We cross a point of no return when we decide to take specific action towards achieving a goal. Until we are definitely committed to action, the danger is great that our goal will remain an armchair adventure.
It’s almost July. Many of the projects that I set out to accomplish at the beginning of the year are still, well, waiting to be accomplished. Sound familiar to you? Read on for research-based tips on how to tame the procrastination demon.
Leading by vision is like navigating using the stars; it works well as long as the skies are clear and the sailing is smooth. When the clouds roll in, a deep-seated sense of purpose comes to the rescue.
The new year means new opportunities, experiences and... new goals. But the goals we set in January are often long-forgotten by July. Or worse, they hang around our neck like an albatross reminding us of our inaction. Bright lines can make the difference between success and failure.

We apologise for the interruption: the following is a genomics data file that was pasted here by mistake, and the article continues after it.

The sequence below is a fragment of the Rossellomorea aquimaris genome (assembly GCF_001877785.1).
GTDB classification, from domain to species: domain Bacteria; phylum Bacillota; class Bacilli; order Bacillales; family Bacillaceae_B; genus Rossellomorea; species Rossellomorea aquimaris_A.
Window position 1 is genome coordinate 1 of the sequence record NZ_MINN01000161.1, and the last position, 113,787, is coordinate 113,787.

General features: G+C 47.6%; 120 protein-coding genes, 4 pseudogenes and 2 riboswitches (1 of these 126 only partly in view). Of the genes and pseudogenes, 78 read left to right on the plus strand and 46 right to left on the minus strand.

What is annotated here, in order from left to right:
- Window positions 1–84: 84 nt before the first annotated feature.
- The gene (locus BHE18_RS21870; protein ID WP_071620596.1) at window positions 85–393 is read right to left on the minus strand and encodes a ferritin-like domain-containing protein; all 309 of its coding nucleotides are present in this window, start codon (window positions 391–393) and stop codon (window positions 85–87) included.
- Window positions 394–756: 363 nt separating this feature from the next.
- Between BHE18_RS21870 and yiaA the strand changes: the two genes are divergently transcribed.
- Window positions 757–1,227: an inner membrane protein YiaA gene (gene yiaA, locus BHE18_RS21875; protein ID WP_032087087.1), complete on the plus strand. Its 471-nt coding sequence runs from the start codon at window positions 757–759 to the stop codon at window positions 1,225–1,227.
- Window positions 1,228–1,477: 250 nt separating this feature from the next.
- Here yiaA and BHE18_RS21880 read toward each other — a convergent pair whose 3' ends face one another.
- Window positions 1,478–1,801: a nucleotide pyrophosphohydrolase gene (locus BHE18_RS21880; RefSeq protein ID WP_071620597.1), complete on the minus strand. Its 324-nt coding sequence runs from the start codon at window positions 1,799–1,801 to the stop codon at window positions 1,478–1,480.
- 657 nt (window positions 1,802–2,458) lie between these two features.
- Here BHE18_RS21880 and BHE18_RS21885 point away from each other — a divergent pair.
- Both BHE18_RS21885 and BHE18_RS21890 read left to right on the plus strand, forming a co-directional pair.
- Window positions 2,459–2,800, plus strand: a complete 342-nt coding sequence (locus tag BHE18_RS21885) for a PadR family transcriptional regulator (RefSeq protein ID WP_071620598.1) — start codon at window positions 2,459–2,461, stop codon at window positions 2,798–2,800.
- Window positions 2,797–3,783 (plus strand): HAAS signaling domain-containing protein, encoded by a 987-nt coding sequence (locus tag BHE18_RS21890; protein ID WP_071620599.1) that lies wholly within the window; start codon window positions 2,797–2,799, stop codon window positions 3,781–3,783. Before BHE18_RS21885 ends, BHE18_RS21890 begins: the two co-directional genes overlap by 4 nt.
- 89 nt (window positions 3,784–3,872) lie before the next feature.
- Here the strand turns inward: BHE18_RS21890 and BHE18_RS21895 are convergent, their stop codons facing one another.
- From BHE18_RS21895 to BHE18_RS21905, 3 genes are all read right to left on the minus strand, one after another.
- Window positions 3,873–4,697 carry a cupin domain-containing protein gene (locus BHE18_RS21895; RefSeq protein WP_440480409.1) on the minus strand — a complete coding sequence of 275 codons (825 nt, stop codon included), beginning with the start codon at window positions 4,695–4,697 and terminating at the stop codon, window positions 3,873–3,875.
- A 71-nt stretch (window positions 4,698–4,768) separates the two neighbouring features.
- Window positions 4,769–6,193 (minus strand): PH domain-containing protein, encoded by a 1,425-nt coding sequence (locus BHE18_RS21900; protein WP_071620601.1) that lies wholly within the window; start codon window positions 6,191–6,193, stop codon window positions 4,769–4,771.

Emails can be sent across the world in a matter of seconds but that doesn’t mean effective messages take no time at all. To deliver results with offshore team members, project managers must actively work at understanding how their own background influences their methods and behavior.
The motivation to reduce cognitive dissonance drives much of our irrational behavior. We choose to deceive ourselves rather than admit we were wrong. Being able to recognize when we are in a state of dissonance can help us make better decisions and improve our relationships.
Have you set personal and professional goals for the year? If so, I bet you've made sure they are SMART (Specific, Measurable, Achievable, Relevant, Time-Bound). But do you have the right attitude to achieve them?
According to Wharton Professor Adam Grant, it’s time to rethink the common notion that “nice guys” finish last. More often, they finish first! Grant’s research shows how givers—people who do more for others than they expect in return—rise in organizations. But not all givers succeed equally.